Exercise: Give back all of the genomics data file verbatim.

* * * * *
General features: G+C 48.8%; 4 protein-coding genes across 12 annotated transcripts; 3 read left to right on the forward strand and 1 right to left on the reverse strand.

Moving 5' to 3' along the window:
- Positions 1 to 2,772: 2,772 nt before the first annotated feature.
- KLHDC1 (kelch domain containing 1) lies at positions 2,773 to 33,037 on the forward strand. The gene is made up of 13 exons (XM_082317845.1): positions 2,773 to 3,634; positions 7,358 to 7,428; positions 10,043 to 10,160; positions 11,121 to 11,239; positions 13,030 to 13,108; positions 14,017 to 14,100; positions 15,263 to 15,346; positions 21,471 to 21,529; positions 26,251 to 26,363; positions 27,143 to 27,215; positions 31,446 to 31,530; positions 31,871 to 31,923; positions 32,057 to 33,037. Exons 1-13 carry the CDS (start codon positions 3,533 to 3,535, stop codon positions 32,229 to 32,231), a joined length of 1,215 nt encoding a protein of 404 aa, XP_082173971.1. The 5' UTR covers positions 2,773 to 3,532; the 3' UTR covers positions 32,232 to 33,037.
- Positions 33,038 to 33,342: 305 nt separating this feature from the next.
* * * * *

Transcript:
General features: G+C 48.8%; 4 protein-coding genes across 12 annotated transcripts; 3 read left to right on the forward strand and 1 right to left on the reverse strand.

Moving 5' to 3' along the window:
- Positions 1 to 2,772: 2,772 nt before the first annotated feature.
- KLHDC1 (kelch domain containing 1) lies at positions 2,773 to 33,037 on the forward strand. The gene is made up of 13 exons (XM_082317845.1): positions 2,773 to 3,634; positions 7,358 to 7,428; positions 10,043 to 10,160; positions 11,121 to 11,239; positions 13,030 to 13,108; positions 14,017 to 14,100; positions 15,263 to 15,346; positions 21,471 to 21,529; positions 26,251 to 26,363; positions 27,143 to 27,215; positions 31,446 to 31,530; positions 31,871 to 31,923; positions 32,057 to 33,037. Exons 1-13 carry the CDS (start codon positions 3,533 to 3,535, stop codon positions 32,229 to 32,231), a joined length of 1,215 nt encoding a protein of 404 aa, XP_082173971.1. The 5' UTR covers positions 2,773 to 3,532; the 3' UTR covers positions 32,232 to 33,037.
- Positions 33,038 to 33,342: 305 nt separating this feature from the next.